Harvest Season: A "Hop," Skip And A Jump Away

<p>Hops</p>

Hops

For four generations, Mike Smith's family has farmed hops in the Yakima Valley.

Today he walks through one of his hop fields, impressed with this year's product -- despite a growing season that consisted of heavy rainfall, cold nights, and scorching temperatures.

"As long as we keep them wet and we keep them clean, that hot weather doesn't really seem to have too much of a negative impact," said Smith, "At this point, it's as good a looking crop as I can remember in some time."

Starting next week, Smith and many growers in the Yakima Valley will begin harvesting their hops.

With the valley contributing about 75% of the nation's total hop crop, growers often feel the pressure of supply and demand.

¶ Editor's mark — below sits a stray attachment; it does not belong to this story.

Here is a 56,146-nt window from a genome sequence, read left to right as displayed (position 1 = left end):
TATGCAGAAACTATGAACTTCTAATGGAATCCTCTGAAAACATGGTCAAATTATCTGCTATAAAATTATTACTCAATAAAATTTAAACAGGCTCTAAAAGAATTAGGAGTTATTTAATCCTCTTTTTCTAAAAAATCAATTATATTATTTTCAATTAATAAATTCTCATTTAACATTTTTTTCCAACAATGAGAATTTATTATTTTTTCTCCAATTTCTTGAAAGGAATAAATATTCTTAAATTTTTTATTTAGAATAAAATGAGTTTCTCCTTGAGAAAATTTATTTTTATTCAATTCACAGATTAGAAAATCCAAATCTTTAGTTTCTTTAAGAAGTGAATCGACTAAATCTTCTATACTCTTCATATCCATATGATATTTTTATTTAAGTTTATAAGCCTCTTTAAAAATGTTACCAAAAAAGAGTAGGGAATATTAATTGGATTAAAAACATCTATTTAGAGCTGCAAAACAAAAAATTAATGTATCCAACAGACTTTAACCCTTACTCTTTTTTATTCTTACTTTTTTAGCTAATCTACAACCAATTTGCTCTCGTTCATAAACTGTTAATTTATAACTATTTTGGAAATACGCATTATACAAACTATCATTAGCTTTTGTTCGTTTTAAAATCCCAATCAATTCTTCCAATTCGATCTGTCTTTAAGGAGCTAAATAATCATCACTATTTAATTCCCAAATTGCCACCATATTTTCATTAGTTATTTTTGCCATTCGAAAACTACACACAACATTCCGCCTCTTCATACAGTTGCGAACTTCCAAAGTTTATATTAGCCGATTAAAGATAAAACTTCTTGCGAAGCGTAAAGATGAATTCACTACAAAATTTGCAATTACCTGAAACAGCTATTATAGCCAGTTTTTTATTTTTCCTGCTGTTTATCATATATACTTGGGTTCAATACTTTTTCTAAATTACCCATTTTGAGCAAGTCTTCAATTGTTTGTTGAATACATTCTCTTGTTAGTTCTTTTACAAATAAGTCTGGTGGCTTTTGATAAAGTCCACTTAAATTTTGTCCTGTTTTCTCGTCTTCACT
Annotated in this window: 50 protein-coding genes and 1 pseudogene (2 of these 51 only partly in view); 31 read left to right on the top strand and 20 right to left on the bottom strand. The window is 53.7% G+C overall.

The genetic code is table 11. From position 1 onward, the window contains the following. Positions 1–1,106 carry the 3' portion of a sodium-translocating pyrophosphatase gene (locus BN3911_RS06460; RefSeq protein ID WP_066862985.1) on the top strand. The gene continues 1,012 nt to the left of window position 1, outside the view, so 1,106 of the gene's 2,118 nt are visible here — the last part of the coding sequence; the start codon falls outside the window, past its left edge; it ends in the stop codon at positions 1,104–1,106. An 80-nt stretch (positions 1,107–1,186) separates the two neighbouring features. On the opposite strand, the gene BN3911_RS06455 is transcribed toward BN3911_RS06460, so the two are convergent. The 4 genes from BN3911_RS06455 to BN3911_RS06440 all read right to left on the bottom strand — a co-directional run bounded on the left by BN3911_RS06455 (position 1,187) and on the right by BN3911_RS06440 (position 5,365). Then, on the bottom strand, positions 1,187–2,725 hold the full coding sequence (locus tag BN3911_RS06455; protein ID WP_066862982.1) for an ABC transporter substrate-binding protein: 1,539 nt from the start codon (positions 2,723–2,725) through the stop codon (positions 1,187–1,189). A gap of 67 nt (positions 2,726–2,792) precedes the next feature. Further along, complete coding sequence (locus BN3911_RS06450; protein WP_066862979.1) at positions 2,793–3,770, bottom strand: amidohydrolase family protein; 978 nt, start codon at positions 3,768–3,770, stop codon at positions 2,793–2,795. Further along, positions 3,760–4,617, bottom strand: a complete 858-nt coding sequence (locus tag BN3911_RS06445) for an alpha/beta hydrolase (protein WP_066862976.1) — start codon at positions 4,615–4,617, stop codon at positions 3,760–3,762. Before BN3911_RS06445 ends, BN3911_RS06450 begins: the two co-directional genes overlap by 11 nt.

"We'll have a tremendous amount of visitors from the brewing industry, especially with the explosion in the craft brewing industry," said Smith, "We expect hundreds of brewers through the valley over the next three to four weeks."

Smith says his Cascade crop is expected to yield up to 2,100 pounds to the acre; that makes for a very busy season for those in the field, and on the brewing side.

"For us here, we're going to be gearing up to be doing some special things, the one time of year we can be bringing in fresh hops to feature in our beers," said Smith's daughter, and Bale Breaker Brewery President, Meghann Quinn, "Being that we're so close to the fields, we're going to definitely do some fun things to showcase what we do here in the valley."

For Mike Smith, it's business that's become family tradition.

"We've been at it for four generations, and my hope is that we see it for five or six generations at least," said Smith.

The Bale Breaker Brewery near Moxee will be hosting a celebration to mark the beginning of hop harvest season tomorrow and Saturday.

The public is welcome to attend.